The previous week, on July 17, Florida Senate President Don Gaetz and Speaker of the House Will Weatherford, both Republicans, wrote in a letter to then-Commissioner of Education Tony Bennett that the state should drop out of PARCC over concerns about costs and other reasons. Mr. Bennett resigned from that post last week in a controversy involving grade-changes for a charter school while he was the Indiana schools chief.

Costs are likely to be an issue even in states like California where the standards themselves enjoy officials’ broad support, said Robert Rothman, a senior fellow at the Washington-based Alliance for Excellent Education and a standards supporter. California, a member of the Smarter Balanced Assessment Consortium, is projected to see an increase in per-student assessment costs, as would about a third of that consortium’s members.

“If they see a big jump in the testing budget, that’s going to cause problems in the legislature, not because of the tea party,” he said.

Technology a Factor

Georgia and Oklahoma have also cited concerns about their technological capacity for new assessment regimes as a major reason they have decided not to use PARCC tests.

Mr. Gaetz and Mr. Weatherford, the Florida lawmakers, wrote that they were worried about Florida’s ability to add enough computers to satisfy PARCC’s assessments. The consortium calls for a minimum student-to-computer ratio of 2:1 for schools with three tested grades.

And in a survey last year of technology in Florida schools, the state education department estimated that 1,616 schools would need new “high-density wireless” systems, and 67 districts would have to get upgraded broadband to prepare for PARCC.

Even in California, a Smarter Balanced member that has earmarked $1.25 billion over the next two years specifically for districts to implement the common core, the targeted money is also intended for textbooks and professional development, not just new K-12 technology.

New hardware and wireless capabilities are not the only issues. Brandt Redd, the chief technology officer of Smarter Balanced, said the consortium is trying to help school systems figure out what to do when Microsoft’s support for its XP operating system, used by a vast number of districts, ends in April.

Still, Mr. Redd said, “We have designed the assessments not to be terribly demanding on devices.” He noted that they will require only a 10-inch screen, for example.

Both Mr. Chester and Mr. Redd highlighted the federal government’s role in providing more financial support for school technology in the near future. The Federal Communications Commission released a plan late last month to overhaul the E-rate program that K-12 advocates hope will improve connectivity and cost-effective purchasing, following President Barack Obama’s ConnectED Initiative unveiled in June.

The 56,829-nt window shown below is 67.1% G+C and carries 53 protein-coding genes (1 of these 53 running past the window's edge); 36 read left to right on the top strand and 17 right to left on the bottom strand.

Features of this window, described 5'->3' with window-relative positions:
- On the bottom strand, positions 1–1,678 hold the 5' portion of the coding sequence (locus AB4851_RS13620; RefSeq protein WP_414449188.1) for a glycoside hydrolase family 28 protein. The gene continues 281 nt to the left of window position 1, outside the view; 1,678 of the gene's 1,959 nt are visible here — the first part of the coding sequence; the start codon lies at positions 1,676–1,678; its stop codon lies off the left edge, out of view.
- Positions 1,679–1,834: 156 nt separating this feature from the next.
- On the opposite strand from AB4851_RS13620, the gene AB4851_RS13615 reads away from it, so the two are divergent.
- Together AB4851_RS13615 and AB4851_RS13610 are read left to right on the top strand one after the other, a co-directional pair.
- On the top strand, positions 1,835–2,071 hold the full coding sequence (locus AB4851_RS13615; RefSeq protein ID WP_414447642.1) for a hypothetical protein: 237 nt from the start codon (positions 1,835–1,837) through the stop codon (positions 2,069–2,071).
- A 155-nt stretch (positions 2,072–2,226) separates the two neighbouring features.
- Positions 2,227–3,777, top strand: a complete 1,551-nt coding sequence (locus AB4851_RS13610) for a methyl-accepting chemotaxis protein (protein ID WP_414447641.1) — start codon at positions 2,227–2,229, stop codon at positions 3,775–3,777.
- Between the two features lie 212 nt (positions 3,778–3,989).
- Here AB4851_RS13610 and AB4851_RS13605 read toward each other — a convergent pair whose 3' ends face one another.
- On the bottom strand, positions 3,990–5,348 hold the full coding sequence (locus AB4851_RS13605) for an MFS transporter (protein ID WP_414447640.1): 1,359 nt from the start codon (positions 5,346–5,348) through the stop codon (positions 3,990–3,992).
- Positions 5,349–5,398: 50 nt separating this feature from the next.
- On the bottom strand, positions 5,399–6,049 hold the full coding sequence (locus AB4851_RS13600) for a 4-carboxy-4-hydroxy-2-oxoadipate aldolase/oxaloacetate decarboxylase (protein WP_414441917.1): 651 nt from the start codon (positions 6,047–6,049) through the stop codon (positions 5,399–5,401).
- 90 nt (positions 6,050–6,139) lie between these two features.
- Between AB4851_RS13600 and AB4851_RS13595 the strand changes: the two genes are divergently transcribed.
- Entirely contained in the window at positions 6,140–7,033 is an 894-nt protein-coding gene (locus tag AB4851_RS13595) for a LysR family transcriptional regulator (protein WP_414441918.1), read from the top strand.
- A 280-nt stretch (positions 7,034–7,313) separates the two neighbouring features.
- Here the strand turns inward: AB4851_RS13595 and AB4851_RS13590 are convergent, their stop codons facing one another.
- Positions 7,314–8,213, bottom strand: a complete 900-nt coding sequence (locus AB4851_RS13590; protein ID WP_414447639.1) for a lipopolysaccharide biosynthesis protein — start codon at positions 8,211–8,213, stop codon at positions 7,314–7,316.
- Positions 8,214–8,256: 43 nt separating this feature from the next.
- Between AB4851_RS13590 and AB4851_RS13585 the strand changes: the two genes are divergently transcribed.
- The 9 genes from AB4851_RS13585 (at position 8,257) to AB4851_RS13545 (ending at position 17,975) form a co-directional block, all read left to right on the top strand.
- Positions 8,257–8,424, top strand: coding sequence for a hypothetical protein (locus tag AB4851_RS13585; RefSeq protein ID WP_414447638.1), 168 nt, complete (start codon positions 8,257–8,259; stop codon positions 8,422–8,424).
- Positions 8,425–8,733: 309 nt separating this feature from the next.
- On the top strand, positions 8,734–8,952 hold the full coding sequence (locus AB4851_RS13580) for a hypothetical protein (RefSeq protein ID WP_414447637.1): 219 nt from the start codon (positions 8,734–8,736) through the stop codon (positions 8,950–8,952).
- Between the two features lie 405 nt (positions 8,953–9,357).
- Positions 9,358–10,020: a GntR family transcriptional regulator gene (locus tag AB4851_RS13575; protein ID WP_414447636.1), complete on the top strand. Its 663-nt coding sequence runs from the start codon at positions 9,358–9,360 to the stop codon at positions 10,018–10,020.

Both also acknowledged, however, that in 2014-15, not all states will have yet reached their technological goals for common-core tests.

Comparability Issue

As of late last week, PARCC officially had 18 member states and the District of Columbia, down from 26 states when it won the federal money. Smarter Balanced has 24 states. (Until recently, some states belonged to both.)

At some point, a decline in membership could raise concerns about the ability to look at performance across the board for states and districts, although opinions about the value of this comparability, given the use of the National Assessment of Educational Progress, are divided.

Mr. Rothman said that while comparing nonconsortia and consortia tests would be “very difficult,” comparison hasn’t mattered much to the four states that have used the New England Common Assessment Program, or NECAP, for example.

Another concern is whether there will be large differences between the consortia’ tests and common-core tests from other organizations, such as ACT’s (which Alabama plans to use), in terms of students’ learning, their readiness for college and career, and teachers.

As an analogy, Mr. Bennett, before resigning his post, argued that while the SAT and ACT are different tests, college-admissions officers feel comfortable using both. He is an ardent common-core supporter.

But Daniel Koretz, a professor at the Harvard Graduation School of Education, stressed that teachers whose students are facing different tests will approach the common core in correspondingly different ways.

“Consortium tests don’t just measure what students know. ... They’re designed to push instruction in a certain way,” he said.

A version of this article appeared in the August 07, 2013 edition of Education Week as Common Tests in Cross Hairs